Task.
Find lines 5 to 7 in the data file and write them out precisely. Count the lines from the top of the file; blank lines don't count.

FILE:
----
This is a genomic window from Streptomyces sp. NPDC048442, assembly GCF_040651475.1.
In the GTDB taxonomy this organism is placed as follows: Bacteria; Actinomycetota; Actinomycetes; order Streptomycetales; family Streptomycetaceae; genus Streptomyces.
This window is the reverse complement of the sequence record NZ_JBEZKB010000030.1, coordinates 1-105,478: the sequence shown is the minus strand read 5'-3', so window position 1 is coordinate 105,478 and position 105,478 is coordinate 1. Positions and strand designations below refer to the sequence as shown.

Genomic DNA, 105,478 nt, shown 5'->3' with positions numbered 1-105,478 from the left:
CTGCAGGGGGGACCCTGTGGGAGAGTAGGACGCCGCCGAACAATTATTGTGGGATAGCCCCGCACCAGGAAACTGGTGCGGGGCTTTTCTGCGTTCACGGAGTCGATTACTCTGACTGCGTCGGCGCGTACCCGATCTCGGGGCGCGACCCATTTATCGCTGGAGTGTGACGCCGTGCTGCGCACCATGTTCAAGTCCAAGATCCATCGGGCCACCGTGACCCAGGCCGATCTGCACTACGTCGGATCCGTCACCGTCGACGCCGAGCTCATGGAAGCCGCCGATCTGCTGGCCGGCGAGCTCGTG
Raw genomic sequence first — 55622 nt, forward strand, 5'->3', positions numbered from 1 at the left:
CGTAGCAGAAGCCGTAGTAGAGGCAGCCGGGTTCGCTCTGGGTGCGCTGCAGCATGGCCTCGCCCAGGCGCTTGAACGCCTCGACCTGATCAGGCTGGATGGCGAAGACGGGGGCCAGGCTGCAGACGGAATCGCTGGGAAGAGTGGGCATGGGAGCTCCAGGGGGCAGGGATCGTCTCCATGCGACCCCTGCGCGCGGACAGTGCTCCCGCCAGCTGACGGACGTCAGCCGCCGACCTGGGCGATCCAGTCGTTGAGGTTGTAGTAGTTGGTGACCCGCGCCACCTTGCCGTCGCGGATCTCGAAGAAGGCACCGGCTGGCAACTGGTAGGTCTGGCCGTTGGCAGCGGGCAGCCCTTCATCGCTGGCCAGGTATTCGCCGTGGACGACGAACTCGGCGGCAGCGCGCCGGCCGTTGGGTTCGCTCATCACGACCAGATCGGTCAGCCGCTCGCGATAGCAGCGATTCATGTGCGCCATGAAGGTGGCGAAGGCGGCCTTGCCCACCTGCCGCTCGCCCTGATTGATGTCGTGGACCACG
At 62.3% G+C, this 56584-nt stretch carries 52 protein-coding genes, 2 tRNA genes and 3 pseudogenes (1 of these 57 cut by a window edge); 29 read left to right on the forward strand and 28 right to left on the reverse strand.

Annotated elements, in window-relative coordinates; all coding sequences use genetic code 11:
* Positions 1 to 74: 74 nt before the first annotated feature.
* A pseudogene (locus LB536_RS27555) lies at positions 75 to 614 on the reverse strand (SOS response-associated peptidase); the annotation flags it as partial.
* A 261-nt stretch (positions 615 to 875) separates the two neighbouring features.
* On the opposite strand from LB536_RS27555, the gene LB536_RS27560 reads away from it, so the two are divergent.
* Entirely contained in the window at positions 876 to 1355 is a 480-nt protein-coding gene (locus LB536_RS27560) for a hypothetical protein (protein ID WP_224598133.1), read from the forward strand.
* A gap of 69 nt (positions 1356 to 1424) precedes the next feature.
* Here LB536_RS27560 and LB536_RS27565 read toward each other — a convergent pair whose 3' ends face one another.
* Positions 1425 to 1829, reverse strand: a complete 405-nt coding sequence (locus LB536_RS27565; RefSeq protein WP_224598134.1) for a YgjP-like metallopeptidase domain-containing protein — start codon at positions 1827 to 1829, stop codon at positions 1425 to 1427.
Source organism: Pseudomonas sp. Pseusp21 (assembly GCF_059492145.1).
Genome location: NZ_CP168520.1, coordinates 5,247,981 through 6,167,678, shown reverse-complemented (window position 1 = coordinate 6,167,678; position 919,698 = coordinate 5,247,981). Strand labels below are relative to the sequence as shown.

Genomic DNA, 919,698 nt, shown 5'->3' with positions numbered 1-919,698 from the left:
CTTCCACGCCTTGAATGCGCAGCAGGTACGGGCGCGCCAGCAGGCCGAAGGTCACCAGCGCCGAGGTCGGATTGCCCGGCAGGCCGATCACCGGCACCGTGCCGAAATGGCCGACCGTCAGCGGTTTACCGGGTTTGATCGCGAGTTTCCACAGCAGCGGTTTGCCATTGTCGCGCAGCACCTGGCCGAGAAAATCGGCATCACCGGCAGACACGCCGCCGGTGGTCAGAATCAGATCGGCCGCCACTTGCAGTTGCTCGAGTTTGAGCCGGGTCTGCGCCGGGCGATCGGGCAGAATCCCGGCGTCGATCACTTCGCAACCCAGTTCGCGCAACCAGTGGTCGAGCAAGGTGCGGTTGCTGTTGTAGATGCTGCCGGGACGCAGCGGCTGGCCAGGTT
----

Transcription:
CTGCAGGGGGGACCCTGTGGGAGAGTAGGACGCCGCCGAACAATTATTGTGGGATAGCCCCGCACCAGGAAACTGGTGCGGGGCTTTTCTGCGTTCACGGAGTCGATTACTCTGACTGCGTCGGCGCGTACCCGATCTCGGGGCGCGACCCATTTATCGCTGGAGTGTGACGCCGTGCTGCGCACCATGTTCAAGTCCAAGATCCATCGGGCCACCGTGACCCAGGCCGATCTGCACTACGTCGGATCCGTCACCGTCGACGCCGAGCTCATGGAAGCCGCCGATCTGCTGGCCGGCGAGCTCGTG
Raw genomic sequence first — 55622 nt, forward strand, 5'->3', positions numbered from 1 at the left:
CGTAGCAGAAGCCGTAGTAGAGGCAGCCGGGTTCGCTCTGGGTGCGCTGCAGCATGGCCTCGCCCAGGCGCTTGAACGCCTCGACCTGATCAGGCTGGATGGCGAAGACGGGGGCCAGGCTGCAGACGGAATCGCTGGGAAGAGTGGGCATGGGAGCTCCAGGGGGCAGGGATCGTCTCCATGCGACCCCTGCGCGCGGACAGTGCTCCCGCCAGCTGACGGACGTCAGCCGCCGACCTGGGCGATCCAGTCGTTGAGGTTGTAGTAGTTGGTGACCCGCGCCACCTTGCCGTCGCGGATCTCGAAGAAGGCACCGGCTGGCAACTGGTAGGTCTGGCCGTTGGCAGCGGGCAGCCCTTCATCGCTGGCCAGGTATTCGCCGTGGACGACGAACTCGGCGGCAGCGCGCCGGCCGTTGGGTTCGCTCATCACGACCAGATCGGTCAGCCGCTCGCGATAGCAGCGATTCATGTGCGCCATGAAGGTGGCGAAGGCGGCCTTGCCCACCTGCCGCTCGCCCTGATTGATGTCGTGGACCACG